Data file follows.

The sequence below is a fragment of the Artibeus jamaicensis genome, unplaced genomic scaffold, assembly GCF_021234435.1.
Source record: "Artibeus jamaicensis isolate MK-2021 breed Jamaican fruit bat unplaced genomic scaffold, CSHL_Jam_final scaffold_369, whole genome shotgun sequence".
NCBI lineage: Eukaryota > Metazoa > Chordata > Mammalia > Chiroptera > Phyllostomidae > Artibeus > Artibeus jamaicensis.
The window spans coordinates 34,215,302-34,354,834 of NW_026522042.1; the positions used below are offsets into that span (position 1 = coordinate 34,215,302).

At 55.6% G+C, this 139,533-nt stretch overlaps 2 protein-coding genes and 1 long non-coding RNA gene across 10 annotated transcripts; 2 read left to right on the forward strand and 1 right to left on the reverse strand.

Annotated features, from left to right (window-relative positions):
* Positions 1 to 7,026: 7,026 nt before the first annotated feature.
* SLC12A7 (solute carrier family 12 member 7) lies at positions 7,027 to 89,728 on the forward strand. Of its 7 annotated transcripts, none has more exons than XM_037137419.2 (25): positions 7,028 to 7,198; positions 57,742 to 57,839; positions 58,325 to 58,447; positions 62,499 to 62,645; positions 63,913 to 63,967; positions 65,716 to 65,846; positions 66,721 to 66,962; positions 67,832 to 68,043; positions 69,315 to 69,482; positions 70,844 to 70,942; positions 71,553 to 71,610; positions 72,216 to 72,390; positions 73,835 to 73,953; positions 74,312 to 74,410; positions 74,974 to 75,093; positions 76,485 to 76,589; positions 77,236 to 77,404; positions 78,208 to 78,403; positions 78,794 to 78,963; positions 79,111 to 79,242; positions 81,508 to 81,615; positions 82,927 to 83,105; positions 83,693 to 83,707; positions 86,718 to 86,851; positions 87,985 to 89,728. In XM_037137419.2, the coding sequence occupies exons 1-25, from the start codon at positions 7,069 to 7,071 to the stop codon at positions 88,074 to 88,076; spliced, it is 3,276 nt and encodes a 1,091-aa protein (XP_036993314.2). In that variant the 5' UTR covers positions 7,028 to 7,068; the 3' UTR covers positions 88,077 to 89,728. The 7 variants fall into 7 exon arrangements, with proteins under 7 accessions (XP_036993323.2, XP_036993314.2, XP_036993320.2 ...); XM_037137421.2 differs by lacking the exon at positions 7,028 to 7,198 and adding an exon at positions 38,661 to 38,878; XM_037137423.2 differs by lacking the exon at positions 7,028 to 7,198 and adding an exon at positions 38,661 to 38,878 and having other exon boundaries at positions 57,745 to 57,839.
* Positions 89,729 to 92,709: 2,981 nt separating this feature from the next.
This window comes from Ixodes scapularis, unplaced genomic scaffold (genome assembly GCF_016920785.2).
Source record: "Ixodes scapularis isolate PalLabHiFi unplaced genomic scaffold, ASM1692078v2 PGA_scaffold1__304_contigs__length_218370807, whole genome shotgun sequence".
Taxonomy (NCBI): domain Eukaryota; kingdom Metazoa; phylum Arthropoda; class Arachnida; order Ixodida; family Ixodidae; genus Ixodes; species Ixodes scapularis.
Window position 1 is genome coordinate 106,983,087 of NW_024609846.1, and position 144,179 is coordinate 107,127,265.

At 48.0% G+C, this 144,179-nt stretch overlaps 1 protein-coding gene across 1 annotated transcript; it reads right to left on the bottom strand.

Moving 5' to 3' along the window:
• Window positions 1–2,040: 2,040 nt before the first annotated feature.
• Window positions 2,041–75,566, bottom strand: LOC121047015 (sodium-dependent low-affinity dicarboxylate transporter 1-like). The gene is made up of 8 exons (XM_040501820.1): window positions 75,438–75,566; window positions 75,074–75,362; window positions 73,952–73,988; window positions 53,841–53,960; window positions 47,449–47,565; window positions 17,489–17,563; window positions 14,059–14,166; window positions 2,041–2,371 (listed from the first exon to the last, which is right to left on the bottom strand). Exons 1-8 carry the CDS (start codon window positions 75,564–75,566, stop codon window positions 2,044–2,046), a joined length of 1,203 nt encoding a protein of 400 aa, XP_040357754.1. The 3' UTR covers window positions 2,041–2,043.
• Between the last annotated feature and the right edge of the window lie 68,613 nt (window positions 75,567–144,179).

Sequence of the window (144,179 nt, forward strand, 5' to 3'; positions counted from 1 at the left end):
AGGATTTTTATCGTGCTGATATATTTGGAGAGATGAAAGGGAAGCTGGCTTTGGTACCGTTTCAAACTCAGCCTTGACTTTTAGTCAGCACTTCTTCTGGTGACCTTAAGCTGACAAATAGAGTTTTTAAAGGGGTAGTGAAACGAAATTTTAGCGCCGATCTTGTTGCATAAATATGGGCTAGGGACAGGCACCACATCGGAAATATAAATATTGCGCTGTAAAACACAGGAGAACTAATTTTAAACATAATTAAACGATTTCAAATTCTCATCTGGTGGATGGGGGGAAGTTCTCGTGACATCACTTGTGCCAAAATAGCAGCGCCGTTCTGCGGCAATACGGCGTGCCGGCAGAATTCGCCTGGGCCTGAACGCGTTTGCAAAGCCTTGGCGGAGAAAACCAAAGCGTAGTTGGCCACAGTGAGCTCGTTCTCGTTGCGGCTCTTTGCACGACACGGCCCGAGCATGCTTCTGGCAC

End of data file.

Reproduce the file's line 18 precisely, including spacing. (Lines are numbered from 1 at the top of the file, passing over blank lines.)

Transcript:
• Between the last annotated feature and the right edge of the window lie 68,613 nt (window positions 75,567–144,179).